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Newspaper reporting on a cluster of suicides in the UK

John, Ann, Hawton, Keith, Gunnell, David, Lloyd, Keith, Scourfield, Jonathan Bryn, Jones, Phillip A., Luce, Ann, Marchant, Amanda, Platt, Steve, Price, Sian and Dennis, Michael S. 2017. Newspaper reporting on a cluster of suicides in the UK. Crisis: The Journal of Crisis Intervention and Suicide Prevention 38 (1) , pp. 17-25. 10.1027/0227-5910/a000410
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Abstract

Background: Media reporting may influence suicide clusters through imitation or contagion. In 2008 there was extensive national and international newspaper coverage of a cluster of suicides in young people in the Bridgend area of South Wales, UK. Aims: To explore the quantity and quality of newspaper reporting during the identified cluster. Method: Searches were conducted for articles on suicide in Bridgend for 6 months before and after the defined cluster (June 26, 2007, to September 16, 2008). Frequency, quality (using the PRINTQUAL instrument), and sensationalism were examined. Results: In all, 577 newspaper articles were identified. One in seven articles included the suicide method in the headline, 47.3% referred to earlier suicides, and 44% used phrases that guidelines suggest should be avoided. Only 13% included sources of information or advice. Conclusion: A high level of poor-quality and sensationalist reporting was found during an ongoing suicide cluster at the very time when good-quality reporting could be considered important. A broad awareness of media guidelines and expansion and adherence to press codes of practice are required by journalists to ensure ethical reporting.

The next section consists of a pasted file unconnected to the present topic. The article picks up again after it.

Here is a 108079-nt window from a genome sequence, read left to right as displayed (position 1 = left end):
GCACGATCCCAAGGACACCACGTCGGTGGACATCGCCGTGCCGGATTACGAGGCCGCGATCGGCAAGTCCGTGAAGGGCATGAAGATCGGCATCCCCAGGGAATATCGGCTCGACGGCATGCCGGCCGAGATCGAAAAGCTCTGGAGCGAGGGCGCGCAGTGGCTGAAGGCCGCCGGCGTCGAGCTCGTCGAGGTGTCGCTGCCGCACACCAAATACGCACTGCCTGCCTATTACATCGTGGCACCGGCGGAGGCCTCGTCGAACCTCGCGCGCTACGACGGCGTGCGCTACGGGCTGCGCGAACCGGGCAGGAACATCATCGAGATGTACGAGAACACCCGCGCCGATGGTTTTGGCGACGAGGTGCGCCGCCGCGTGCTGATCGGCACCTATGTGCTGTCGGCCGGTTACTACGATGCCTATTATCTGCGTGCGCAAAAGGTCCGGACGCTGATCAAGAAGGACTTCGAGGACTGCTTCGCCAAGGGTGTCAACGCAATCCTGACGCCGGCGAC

Item Type: Article
Date Type: Publication
Status: Published
Schools: Development and Evaluation of Complex Interventions for Public Health Improvement (DECIPHer)
Social Sciences (Includes Criminology and Education)
Subjects: H Social Sciences > HV Social pathology. Social and public welfare
N Fine Arts > NE Print media
Publisher: Hogrefe
ISSN: 0227-5910
Funders: NISCHR Welsh Government
Last Modified: 19 May 2017 05:29
URI: http://orca.cf.ac.uk/id/eprint/93574

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